In areas that do not have access to broadband ADSL Alice provide a flat rate connection fee called Teleconomy Internet, which offers connection via dial-up or ISDN (faster than dial-up, but still fairly slow). All other providers also offer a dial-up service.

Some companies, such as TIM and Vodafone, also offer connection via a mobile phone (which means connection can only be made if a signal can be obtained). A dedicated mobile phone is suggested for users who plan to use the internet heavily.

It is also possible to connect to the Internet at cafés and Internet bars.

Internet in Tuscany

In Tuscany, Eutelia offers wide area wireless broadband service.

Related Information

  • Eurobuzz: Cell phone services for those travelling to Italy and Europe

Getting to grips with TV standards, understanding where and how to pay the radio and TV licence fees, and what’s available to the TV viewer in Italy…

There are three main television/video standards in use throughout the world.

  • The system used in the US, Canada, Japan and some other countries is called NTSC
  • Most of Western Europe, Australasia and Southern Africa use a system called PAL
  • Eastern Europe (and France) uses SECAM

The three standards are not compatible with each other. This means that a TV signal (or video) produced for one system will not work on machinery that’s been designed for another.

The Italian system is PAL, therefore a non-PAL compatible television in Italy will not receive a signal or be able to broadcast sound and picture. Multi-standard European TVs and VCRs with automatic switching circuitry are available from electronics suppliers.

Note: there are very few English-language broadcasts in Italy.

Digital Television

Italy finished broadcasting in analogue in July 2012. Digital terrestrial television has led to the increase in free-to-air national channels from 10 to 75.

DTT decoders or set top boxes can be connected to non digital television sets and are widely available on the Italian market. In order to improve picture quality it may be necessary to replace the current aerial with a ‘high gain’ type or to change its position to point directly towards a transmitter.

The Ministro dello Sviluppo Economico has published a practical guide to digital TV in Italy. (PDF in Italian).

The TV Tax

In Italy every house, office or car using a radio or television has to pay a TV tax, (Canone Rai). This is used to subsidise the public television stations (Rai 1, Rai 2, Rai 3).

The tax must be paid regardless of whether these channels are used by a household. However, there is only one payment per household, covering all television sets that the subscribers have for their own private use in the main house as well as in any second home, and for all the members of the family.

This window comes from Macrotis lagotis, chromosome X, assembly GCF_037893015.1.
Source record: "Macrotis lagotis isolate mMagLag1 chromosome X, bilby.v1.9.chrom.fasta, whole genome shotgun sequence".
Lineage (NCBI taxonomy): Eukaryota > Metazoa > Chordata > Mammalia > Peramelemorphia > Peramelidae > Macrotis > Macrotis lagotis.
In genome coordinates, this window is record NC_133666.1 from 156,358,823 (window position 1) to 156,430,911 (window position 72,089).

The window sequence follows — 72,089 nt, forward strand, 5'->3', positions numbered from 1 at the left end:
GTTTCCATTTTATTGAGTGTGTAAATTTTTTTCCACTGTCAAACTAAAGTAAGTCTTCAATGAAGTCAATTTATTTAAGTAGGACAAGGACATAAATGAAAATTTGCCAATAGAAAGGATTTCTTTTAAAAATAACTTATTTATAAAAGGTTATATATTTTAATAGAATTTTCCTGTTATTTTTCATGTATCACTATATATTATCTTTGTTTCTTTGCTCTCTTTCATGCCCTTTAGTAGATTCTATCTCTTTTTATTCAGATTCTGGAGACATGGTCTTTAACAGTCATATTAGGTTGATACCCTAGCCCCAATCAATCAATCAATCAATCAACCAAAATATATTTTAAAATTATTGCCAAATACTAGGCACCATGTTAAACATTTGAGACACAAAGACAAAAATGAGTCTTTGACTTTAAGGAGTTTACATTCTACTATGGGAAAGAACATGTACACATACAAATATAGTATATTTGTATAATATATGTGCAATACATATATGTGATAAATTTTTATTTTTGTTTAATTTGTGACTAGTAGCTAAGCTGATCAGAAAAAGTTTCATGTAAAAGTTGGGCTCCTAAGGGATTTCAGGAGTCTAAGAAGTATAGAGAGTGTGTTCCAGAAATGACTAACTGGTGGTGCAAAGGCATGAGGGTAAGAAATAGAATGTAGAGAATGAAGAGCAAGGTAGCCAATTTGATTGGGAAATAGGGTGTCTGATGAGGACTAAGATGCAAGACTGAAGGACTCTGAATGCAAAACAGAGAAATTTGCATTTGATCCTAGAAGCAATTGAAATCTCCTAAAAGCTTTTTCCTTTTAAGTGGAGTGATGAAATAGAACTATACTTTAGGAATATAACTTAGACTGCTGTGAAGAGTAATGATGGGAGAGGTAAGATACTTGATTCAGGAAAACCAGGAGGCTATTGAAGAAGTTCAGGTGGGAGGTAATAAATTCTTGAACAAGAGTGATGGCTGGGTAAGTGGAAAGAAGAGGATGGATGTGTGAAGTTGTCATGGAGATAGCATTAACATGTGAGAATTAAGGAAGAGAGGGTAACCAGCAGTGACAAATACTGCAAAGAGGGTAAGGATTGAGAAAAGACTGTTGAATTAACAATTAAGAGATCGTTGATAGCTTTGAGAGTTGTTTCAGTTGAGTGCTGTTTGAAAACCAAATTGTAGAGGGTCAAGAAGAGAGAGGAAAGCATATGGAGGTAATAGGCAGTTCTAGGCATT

People living in furnished flats who do not own the television set they use are also required to pay the TV tax.

People residing abroad with a home in Italy equipped with a television set are also required to pay subscription fees.

Fee payment is also due by holders of a satellite or ground digital television set subscription, even if such equipment is used only for receiving cable or foreign origin broadcasts.

Getting registered and the first payment

The first payment is made in the following way:

  • With a 9100 current account form, available at any Italian Post Office
  • With a credit card, by phoning the toll-free number 800 191 191 (Credit cards issued in Italy only)

A tax identification number (Codice Fiscale) will need to be provided.

New subscriptions can be started at any time of the year by paying an amount covering the period between the month of subscription and the six-monthly or yearly subscription fee expiry date.

Subsequent payments

After the first payment, the Television Subscription Office (S.A.T.) will send the subscriber a registration booklet complete with their subscription number and relevant forms for subscription renewals.

The payment can then be made:

  • At any Post Office
  • Through the bank
  • With a credit card using the TAXTEL service.
    Tel: 800 191 191
  • From abroad, Tel: +39 06 8740 8197
  • At an RAI regional office